7. I’ll throw something Gary’s way. Any CEO of any business, is always looking to grow their business/revenue, in anyway possible. In the hotel business, buying a competitor, small or large, eliminates a competitor. This is Economics 101. The fact is the hotels are going to mirror the airlines, there will be only a few large chains, and a handful of much smaller chains. The writings on the wall!

  8. I also hate these stupid critics. Why does Gary or anyone else have to have something amazing every day?
    It’s certainly nicer to read than your criticisms.
    My mother put it slightly differently: if you have nothing nice to say then say it.
    I have no problem reading these ramblings.

  9. Agree with Sheik, Dr. Bob, steven k and Frank- If you don’t like the message, shut up, turn page, move on or better yet, write your own blog. It’s Gary’s blog and he can write anything he wishes, and thank you Gary for all the information you provide.

  10. IHG and Carlson are close to each other in terms of quality and value of loyalty programs. Radisson and Holiday Inn are basically the same, at least in the U.S.

    Wyndham? Who stays there? That’s like–Ramada Inn? I don’t think I have stayed at a Ramada Inn since the 1980s.

    I still think you could see some Marriott/Starwood brands sold-off because they simply have too many. And where does Sheraton fit into the new Marriott? Starwood’s Westin and Marriott’s Renaissance are close to each other, although I suspect some would compare a top-end Westin to an average J.W. Marriott. The average Marriott will be on par with the average Sheraton.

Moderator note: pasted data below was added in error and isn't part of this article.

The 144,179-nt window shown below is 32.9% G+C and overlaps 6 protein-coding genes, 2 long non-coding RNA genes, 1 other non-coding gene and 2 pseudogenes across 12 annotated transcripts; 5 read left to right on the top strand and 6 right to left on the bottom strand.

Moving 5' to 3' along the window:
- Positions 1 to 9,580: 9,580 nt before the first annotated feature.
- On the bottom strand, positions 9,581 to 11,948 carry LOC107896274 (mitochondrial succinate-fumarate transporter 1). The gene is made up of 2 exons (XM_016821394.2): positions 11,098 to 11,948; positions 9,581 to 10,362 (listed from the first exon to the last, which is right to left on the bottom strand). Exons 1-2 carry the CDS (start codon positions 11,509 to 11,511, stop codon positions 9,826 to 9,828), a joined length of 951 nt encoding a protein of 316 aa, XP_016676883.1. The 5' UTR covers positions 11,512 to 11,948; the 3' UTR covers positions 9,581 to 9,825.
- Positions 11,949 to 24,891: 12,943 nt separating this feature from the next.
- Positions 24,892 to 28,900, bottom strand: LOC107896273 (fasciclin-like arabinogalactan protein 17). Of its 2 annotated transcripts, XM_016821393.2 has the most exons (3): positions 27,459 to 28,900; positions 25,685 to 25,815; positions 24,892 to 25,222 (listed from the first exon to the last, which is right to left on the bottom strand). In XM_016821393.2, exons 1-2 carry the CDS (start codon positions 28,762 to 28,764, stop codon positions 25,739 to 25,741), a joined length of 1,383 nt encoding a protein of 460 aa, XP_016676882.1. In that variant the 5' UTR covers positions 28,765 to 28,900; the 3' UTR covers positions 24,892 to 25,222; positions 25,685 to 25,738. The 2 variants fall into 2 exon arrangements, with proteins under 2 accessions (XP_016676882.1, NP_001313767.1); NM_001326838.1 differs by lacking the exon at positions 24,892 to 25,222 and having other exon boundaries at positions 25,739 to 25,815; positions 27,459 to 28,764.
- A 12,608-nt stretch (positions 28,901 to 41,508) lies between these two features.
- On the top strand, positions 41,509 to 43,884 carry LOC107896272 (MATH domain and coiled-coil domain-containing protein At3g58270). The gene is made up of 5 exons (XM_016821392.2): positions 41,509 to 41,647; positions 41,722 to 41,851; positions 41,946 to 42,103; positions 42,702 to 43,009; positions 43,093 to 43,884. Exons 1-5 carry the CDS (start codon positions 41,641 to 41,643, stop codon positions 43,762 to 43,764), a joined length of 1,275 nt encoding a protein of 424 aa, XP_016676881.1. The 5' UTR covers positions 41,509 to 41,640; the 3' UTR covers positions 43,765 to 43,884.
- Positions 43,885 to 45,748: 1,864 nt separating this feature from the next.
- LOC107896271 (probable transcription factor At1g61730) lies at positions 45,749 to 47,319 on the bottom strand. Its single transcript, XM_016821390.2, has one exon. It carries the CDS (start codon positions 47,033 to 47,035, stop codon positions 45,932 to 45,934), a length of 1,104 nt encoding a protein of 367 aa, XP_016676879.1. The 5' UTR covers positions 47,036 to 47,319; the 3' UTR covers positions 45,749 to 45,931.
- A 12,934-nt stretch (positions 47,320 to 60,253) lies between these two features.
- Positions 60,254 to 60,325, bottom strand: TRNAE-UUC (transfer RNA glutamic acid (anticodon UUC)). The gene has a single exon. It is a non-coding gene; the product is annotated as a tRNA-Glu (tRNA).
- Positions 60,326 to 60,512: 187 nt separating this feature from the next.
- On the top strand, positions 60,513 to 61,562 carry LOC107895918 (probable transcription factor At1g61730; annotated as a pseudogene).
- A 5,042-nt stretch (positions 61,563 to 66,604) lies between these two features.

Where I live, in the Detroit suburbs, there are two Marriotts, one Renaissance, one Westin, one Crowne Plaza and one Sheraton all within 10 minutes of each other. There are another five Marriotts, two Westins, one Sheraton and one Crowne Plaza within 25 minutes. I would said this market would be similar to Washington, D.C., where there are a large number of Marriott-flagged hotels within 30 minutes of the nation’s capital.

    One of three things will happen in the Marriott acquisition of Starwood:

    (1) There will be no competition and, as a result, hotels become stagnant and standards slip. (This is already the case in Detroit, where some of the Marriott properties are very uncompetitive and dated. Southfield has to be the worst Marriott in the lower 48.)
    (2) Older properties will be reflagged within the new Marriott portfolio.
    (3) Excess brands will be eliminated or sold-off to other hotel companies.

  11. TJJ … You mistook this blog for a a newspaper column. Instead of spewing bile, I suggest that you write your own blog and after 5 years you are recognized and named one of the “World’s Top Travel Experts” by Conde’ Nast Traveler, this hotelier will start reading.